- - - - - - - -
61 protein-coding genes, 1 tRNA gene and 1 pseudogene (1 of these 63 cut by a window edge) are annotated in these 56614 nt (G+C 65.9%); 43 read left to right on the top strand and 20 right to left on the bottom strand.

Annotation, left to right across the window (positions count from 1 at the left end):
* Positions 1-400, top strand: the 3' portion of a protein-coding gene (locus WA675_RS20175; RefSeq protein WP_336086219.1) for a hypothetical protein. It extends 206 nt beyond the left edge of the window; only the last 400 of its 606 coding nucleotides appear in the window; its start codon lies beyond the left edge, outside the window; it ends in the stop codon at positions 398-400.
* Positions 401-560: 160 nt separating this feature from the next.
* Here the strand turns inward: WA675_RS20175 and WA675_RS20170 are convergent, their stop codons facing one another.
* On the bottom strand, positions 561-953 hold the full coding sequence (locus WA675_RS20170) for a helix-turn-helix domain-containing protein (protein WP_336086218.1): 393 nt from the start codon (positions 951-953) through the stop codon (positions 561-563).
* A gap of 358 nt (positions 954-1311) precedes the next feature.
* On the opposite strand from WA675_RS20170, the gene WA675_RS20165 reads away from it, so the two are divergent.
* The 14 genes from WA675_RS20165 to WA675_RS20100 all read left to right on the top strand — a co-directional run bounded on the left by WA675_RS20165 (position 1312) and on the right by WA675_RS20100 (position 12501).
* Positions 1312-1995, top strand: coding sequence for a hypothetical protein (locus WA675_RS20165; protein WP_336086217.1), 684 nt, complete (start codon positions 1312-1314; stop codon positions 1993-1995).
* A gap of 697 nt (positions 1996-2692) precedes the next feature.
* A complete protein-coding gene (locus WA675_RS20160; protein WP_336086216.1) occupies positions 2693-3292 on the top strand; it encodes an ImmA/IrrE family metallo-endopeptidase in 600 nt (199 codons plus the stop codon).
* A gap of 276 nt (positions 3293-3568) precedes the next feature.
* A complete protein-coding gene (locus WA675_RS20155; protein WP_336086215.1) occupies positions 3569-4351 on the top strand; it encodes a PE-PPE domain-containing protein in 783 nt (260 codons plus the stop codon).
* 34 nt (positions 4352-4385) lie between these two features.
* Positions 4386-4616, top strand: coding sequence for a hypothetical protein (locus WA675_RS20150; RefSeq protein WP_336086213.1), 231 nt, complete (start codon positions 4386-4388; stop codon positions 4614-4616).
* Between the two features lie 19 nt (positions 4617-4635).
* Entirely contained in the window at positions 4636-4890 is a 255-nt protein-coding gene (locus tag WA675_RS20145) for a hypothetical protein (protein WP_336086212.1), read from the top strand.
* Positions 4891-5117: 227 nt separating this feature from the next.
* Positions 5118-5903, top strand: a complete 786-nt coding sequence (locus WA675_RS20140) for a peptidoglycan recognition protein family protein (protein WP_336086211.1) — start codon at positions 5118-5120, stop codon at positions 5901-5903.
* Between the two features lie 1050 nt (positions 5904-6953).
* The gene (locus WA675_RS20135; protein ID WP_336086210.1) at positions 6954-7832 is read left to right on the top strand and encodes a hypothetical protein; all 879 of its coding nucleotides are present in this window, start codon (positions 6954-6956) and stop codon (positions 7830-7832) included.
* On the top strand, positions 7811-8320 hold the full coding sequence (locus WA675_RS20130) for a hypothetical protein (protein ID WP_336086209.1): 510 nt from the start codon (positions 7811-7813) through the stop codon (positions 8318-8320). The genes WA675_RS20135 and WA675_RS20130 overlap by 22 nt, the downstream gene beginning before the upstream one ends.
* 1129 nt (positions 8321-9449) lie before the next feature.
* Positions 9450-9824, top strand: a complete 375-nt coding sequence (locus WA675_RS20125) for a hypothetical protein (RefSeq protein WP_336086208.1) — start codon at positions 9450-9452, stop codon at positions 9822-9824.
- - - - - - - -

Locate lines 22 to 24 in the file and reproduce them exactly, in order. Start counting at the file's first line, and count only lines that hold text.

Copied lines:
* The gene (locus WA675_RS20135; protein ID WP_336086210.1) at positions 6954-7832 is read left to right on the top strand and encodes a hypothetical protein; all 879 of its coding nucleotides are present in this window, start codon (positions 6954-6956) and stop codon (positions 7830-7832) included.
* On the top strand, positions 7811-8320 hold the full coding sequence (locus WA675_RS20130) for a hypothetical protein (protein ID WP_336086209.1): 510 nt from the start codon (positions 7811-7813) through the stop codon (positions 8318-8320). The genes WA675_RS20135 and WA675_RS20130 overlap by 22 nt, the downstream gene beginning before the upstream one ends.
* 1129 nt (positions 8321-9449) lie before the next feature.